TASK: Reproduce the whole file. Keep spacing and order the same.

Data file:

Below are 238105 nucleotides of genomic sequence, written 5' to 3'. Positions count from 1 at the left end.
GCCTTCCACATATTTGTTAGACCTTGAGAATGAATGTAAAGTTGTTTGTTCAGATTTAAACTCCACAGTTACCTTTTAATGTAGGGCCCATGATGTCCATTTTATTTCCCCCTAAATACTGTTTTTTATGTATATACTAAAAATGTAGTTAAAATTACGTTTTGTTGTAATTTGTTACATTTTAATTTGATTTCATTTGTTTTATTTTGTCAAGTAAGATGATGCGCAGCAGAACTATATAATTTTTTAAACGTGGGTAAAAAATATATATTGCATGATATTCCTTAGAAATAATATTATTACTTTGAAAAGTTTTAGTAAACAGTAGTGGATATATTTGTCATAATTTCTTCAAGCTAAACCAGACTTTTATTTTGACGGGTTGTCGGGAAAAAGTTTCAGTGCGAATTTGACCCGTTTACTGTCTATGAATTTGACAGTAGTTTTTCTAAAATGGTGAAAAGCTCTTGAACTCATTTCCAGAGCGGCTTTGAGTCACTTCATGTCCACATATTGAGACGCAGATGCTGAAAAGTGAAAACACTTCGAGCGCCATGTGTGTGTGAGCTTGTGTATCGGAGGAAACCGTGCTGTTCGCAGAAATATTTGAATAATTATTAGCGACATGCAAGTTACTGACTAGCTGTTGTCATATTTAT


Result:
Below are 238105 nucleotides of genomic sequence, written 5' to 3'. Positions count from 1 at the left end.
GCCTTCCACATATTTGTTAGACCTTGAGAATGAATGTAAAGTTGTTTGTTCAGATTTAAACTCCACAGTTACCTTTTAATGTAGGGCCCATGATGTCCATTTTATTTCCCCCTAAATACTGTTTTTTATGTATATACTAAAAATGTAGTTAAAATTACGTTTTGTTGTAATTTGTTACATTTTAATTTGATTTCATTTGTTTTATTTTGTCAAGTAAGATGATGCGCAGCAGAACTATATAATTTTTTAAACGTGGGTAAAAAATATATATTGCATGATATTCCTTAGAAATAATATTATTACTTTGAAAAGTTTTAGTAAACAGTAGTGGATATATTTGTCATAATTTCTTCAAGCTAAACCAGACTTTTATTTTGACGGGTTGTCGGGAAAAAGTTTCAGTGCGAATTTGACCCGTTTACTGTCTATGAATTTGACAGTAGTTTTTCTAAAATGGTGAAAAGCTCTTGAACTCATTTCCAGAGCGGCTTTGAGTCACTTCATGTCCACATATTGAGACGCAGATGCTGAAAAGTGAAAACACTTCGAGCGCCATGTGTGTGTGAGCTTGTGTATCGGAGGAAACCGTGCTGTTCGCAGAAATATTTGAATAATTATTAGCGACATGCAAGTTACTGACTAGCTGTTGTCATATTTAT